Commentary on the creation of a separate governing board for the UW-Madison while UW-Madison remains within the UW System Administration

[The following article was provided to legislators this week by Dr. Harry Peterson.  It is reproduced here with his permission.  – Ed.]

I understand that there is no significant legislative support to break away the UW-Madison from the UW System and provide the UW-Madison its own governing board.  I have been told that a “compromise” approach would provide a governing board for the UW-Madison and have that university remain in the UW System.

I do not know with whom such a “compromise” would be struck, but, this idea fails badly and is seriously flawed. 

There are two possibilities with such a proposal.  The first possibility is that the UW-Madison board would be advisory.  If this is the case, no legislation is needed.

The UW-Madison has benefited for many years by having advisory boards, usually composed of successful graduates of the University.  Indeed, late last month Chancellor Martin convened a “Summit” of all of the advisory boards  throughout the University.  Over 500 people gathered for lunch at the Kohl Center as part of that meeting.  They represented successful graduates who are advising and supporting all of the schools and colleges at the UW-Madison, including Law, Medicine, Education, Letters and Sciences and Education.  Those 500 people came from around the country as a show of devotion to their university.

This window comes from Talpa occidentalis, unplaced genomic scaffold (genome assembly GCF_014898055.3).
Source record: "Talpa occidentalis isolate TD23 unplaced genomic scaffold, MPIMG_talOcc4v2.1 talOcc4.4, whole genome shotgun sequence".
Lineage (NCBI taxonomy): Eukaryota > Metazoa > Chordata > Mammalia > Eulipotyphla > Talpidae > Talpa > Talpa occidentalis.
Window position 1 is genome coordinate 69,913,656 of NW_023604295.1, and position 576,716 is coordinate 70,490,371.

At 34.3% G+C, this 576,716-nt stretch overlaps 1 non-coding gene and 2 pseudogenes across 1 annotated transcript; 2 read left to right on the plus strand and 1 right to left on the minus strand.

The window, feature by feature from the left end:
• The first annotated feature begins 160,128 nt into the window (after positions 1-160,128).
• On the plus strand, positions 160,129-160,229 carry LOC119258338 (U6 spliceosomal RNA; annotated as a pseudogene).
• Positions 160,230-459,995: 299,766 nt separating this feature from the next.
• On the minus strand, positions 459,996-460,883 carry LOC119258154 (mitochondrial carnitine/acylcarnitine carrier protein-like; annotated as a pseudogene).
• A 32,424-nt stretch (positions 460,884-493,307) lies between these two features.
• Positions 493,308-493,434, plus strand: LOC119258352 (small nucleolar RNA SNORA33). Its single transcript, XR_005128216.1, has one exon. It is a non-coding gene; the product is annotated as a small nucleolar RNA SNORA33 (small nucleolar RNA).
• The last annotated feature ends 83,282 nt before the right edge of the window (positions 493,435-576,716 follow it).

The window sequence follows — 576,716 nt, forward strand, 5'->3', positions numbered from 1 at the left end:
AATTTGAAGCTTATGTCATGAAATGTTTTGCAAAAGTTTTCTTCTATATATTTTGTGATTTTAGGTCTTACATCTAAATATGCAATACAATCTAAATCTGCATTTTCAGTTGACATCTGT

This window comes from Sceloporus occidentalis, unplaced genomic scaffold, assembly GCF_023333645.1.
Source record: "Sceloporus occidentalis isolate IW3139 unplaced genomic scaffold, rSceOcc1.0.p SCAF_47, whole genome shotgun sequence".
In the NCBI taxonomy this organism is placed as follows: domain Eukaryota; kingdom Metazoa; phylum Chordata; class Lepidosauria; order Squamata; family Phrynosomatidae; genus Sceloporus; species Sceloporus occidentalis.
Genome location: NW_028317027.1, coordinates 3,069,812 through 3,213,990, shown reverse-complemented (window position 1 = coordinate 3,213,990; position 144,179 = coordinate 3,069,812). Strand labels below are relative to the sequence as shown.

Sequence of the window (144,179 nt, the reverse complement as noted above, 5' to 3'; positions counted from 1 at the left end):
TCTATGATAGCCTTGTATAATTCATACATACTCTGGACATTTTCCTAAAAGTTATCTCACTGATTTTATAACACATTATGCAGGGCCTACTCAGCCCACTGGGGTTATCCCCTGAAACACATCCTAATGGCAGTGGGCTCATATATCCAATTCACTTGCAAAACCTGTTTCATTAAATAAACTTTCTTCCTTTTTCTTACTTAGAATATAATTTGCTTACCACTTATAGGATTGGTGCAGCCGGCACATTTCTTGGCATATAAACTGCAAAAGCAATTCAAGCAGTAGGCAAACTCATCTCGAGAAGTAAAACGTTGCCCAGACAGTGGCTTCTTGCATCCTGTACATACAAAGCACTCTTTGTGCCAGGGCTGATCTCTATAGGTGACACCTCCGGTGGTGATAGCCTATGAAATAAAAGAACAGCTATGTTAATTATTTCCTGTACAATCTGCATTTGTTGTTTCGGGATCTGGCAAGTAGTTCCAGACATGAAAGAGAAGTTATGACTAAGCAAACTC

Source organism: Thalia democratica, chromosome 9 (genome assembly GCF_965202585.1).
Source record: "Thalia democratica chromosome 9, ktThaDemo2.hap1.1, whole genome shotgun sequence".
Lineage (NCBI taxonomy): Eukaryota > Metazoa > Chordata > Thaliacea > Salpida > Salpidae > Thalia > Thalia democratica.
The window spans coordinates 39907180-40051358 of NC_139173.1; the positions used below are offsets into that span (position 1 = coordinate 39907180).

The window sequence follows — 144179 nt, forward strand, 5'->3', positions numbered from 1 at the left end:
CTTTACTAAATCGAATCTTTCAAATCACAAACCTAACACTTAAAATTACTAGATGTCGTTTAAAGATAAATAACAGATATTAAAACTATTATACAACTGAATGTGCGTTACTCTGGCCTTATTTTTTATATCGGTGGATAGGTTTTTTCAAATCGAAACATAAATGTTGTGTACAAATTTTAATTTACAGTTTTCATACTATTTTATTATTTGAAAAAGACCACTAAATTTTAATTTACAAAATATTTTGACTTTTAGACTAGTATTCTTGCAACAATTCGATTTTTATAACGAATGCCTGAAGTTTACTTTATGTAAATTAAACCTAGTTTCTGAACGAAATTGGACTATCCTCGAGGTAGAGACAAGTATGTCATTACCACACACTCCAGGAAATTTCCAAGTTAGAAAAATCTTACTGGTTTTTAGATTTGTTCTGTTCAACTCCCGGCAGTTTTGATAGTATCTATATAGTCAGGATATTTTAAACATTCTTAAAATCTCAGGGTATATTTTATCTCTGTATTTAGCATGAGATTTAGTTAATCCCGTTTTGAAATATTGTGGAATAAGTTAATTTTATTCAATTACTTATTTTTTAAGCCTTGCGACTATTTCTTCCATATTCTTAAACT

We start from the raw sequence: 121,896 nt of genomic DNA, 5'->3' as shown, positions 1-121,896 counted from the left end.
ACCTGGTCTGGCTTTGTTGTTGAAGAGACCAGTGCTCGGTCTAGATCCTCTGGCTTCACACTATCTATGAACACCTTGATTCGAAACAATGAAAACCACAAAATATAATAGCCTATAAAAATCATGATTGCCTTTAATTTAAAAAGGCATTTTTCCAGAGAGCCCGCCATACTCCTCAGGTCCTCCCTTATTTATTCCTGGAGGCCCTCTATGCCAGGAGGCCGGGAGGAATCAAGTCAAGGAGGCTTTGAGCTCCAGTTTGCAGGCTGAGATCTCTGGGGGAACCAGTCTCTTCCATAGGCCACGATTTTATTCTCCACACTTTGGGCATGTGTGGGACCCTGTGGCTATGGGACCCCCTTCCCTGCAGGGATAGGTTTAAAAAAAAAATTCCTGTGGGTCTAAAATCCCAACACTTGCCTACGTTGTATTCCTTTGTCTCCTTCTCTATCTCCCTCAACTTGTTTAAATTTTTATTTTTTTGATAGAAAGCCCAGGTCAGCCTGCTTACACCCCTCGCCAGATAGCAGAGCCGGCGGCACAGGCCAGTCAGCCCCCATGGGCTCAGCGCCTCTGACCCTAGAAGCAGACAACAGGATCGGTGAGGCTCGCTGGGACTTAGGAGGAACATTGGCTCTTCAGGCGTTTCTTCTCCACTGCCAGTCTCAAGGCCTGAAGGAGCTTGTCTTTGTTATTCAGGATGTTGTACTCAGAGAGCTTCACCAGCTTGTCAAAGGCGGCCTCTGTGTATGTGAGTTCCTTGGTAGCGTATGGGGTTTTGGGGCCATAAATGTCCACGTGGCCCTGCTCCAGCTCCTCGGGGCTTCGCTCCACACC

The other possibility is that this proposal would provide statutory authority to the UW-Madison governing board to make budget decisions, hire and evaluate the Chancellor, or other important responsibilities.

To have two governing boards for the UW-Madison, the largest, most complicated and important public organization in Wisconsin, would violate every sound practice of management in either the public or the private sector.  It would cause confusion about who was in charge.  It represents the worst aspects of what we see with some committees—if everyone is in charge—no one is in charge.  If no one is in charge no one is accountable.